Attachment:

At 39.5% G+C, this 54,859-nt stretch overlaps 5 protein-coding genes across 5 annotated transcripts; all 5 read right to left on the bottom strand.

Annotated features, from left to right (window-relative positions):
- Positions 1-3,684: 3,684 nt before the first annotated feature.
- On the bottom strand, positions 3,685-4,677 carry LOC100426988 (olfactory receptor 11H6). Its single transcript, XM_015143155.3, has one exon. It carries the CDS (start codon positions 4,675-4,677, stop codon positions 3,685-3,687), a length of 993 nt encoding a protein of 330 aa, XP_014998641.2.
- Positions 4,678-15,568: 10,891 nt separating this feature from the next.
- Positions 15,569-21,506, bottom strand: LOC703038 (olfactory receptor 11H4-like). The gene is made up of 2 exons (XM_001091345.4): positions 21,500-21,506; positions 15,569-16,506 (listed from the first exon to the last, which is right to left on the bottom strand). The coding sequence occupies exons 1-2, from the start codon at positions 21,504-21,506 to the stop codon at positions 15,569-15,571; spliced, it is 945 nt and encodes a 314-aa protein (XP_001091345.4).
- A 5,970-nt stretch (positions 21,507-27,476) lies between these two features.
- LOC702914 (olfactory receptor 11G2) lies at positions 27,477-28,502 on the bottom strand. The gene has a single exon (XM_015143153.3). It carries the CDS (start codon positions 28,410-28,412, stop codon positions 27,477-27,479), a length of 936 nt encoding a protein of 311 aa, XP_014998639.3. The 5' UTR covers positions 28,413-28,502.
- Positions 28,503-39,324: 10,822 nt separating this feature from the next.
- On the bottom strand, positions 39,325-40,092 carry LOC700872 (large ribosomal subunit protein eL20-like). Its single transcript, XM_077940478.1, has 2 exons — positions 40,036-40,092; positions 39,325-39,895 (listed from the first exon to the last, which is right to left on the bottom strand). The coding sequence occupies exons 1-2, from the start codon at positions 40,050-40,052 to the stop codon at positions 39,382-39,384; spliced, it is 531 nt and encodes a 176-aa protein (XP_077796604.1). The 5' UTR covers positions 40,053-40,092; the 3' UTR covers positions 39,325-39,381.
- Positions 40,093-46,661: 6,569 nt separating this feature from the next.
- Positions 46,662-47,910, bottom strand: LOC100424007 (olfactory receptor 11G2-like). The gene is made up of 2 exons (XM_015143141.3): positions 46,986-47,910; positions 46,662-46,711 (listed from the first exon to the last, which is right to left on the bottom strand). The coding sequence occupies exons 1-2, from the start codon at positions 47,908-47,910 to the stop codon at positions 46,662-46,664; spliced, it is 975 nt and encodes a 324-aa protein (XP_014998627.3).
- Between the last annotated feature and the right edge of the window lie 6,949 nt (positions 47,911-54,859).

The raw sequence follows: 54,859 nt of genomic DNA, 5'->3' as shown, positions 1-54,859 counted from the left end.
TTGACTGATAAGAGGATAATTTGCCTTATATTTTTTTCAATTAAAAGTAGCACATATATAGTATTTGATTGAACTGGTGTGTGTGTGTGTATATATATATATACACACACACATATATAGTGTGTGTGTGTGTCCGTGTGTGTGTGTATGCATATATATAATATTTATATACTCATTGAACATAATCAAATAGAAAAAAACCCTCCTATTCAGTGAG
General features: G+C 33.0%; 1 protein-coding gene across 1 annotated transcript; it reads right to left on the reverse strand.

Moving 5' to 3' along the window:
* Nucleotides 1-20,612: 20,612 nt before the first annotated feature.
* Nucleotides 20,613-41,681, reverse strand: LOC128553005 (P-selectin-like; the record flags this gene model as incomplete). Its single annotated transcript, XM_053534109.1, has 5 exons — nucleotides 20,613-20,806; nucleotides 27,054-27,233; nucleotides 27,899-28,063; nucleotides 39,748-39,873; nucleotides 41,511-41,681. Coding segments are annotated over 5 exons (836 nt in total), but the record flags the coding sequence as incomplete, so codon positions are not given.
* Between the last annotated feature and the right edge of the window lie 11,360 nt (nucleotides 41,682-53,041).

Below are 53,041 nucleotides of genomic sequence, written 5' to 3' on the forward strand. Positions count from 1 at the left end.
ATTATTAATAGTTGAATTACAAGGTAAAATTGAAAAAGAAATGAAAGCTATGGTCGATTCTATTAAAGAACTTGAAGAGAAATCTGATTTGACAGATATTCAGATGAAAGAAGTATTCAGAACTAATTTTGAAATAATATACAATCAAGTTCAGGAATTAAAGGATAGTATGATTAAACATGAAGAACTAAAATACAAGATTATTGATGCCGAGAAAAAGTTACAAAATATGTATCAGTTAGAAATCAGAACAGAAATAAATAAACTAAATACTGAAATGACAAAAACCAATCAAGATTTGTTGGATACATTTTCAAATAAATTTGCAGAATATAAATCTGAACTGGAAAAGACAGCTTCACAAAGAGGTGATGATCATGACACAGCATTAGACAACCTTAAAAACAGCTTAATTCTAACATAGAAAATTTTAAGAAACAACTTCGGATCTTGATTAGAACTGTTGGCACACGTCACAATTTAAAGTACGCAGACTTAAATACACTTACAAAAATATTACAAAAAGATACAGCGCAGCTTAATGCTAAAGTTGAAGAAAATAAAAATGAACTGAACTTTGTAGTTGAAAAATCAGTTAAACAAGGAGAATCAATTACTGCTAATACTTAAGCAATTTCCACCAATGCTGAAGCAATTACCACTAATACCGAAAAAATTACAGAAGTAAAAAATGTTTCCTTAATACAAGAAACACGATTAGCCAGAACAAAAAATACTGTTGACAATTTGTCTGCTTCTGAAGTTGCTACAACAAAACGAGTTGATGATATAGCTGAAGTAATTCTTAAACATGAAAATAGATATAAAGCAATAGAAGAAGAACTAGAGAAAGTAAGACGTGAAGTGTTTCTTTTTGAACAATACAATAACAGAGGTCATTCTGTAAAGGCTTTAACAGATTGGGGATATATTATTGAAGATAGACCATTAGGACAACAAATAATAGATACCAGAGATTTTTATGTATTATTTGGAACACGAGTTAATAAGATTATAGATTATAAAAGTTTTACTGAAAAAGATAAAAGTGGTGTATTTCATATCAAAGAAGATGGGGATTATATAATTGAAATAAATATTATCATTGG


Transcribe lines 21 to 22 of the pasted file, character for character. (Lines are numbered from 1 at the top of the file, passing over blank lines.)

Below are 53,041 nucleotides of genomic sequence, written 5' to 3' on the forward strand. Positions count from 1 at the left end.
ATTATTAATAGTTGAATTACAAGGTAAAATTGAAAAAGAAATGAAAGCTATGGTCGATTCTATTAAAGAACTTGAAGAGAAATCTGATTTGACAGATATTCAGATGAAAGAAGTATTCAGAACTAATTTTGAAATAATATACAATCAAGTTCAGGAATTAAAGGATAGTATGATTAAACATGAAGAACTAAAATACAAGATTATTGATGCCGAGAAAAAGTTACAAAATATGTATCAGTTAGAAATCAGAACAGAAATAAATAAACTAAATACTGAAATGACAAAAACCAATCAAGATTTGTTGGATACATTTTCAAATAAATTTGCAGAATATAAATCTGAACTGGAAAAGACAGCTTCACAAAGAGGTGATGATCATGACACAGCATTAGACAACCTTAAAAACAGCTTAATTCTAACATAGAAAATTTTAAGAAACAACTTCGGATCTTGATTAGAACTGTTGGCACACGTCACAATTTAAAGTACGCAGACTTAAATACACTTACAAAAATATTACAAAAAGATACAGCGCAGCTTAATGCTAAAGTTGAAGAAAATAAAAATGAACTGAACTTTGTAGTTGAAAAATCAGTTAAACAAGGAGAATCAATTACTGCTAATACTTAAGCAATTTCCACCAATGCTGAAGCAATTACCACTAATACCGAAAAAATTACAGAAGTAAAAAATGTTTCCTTAATACAAGAAACACGATTAGCCAGAACAAAAAATACTGTTGACAATTTGTCTGCTTCTGAAGTTGCTACAACAAAACGAGTTGATGATATAGCTGAAGTAATTCTTAAACATGAAAATAGATATAAAGCAATAGAAGAAGAACTAGAGAAAGTAAGACGTGAAGTGTTTCTTTTTGAACAATACAATAACAGAGGTCATTCTGTAAAGGCTTTAACAGATTGGGGATATATTATTGAAGATAGACCATTAGGACAACAAATAATAGATACCAGAGATTTTTATGTATTATTTGGAACACGAGTTAATAAGATTATAGATTATAAAAGTTTTACTGAAAAAGATAAAAGTGGTGTATTTCATATCAAAGAAGATGGGGATTATATAATTGAAATAAATATTATCATTGG